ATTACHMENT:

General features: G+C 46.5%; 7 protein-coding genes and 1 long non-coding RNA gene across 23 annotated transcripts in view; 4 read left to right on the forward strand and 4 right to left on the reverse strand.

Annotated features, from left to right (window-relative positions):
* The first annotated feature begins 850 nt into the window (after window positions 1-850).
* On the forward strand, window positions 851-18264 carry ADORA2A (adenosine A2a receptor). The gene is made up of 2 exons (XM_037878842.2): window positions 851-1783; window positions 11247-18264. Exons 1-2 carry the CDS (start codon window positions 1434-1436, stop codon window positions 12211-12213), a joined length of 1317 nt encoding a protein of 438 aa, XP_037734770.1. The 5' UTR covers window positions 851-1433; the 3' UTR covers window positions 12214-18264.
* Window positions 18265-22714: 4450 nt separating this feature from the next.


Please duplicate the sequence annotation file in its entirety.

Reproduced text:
General features: G+C 46.5%; 7 protein-coding genes and 1 long non-coding RNA gene across 23 annotated transcripts in view; 4 read left to right on the forward strand and 4 right to left on the reverse strand.

Annotated features, from left to right (window-relative positions):
* The first annotated feature begins 850 nt into the window (after window positions 1-850).
* On the forward strand, window positions 851-18264 carry ADORA2A (adenosine A2a receptor). The gene is made up of 2 exons (XM_037878842.2): window positions 851-1783; window positions 11247-18264. Exons 1-2 carry the CDS (start codon window positions 1434-1436, stop codon window positions 12211-12213), a joined length of 1317 nt encoding a protein of 438 aa, XP_037734770.1. The 5' UTR covers window positions 851-1433; the 3' UTR covers window positions 12214-18264.
* Window positions 18265-22714: 4450 nt separating this feature from the next.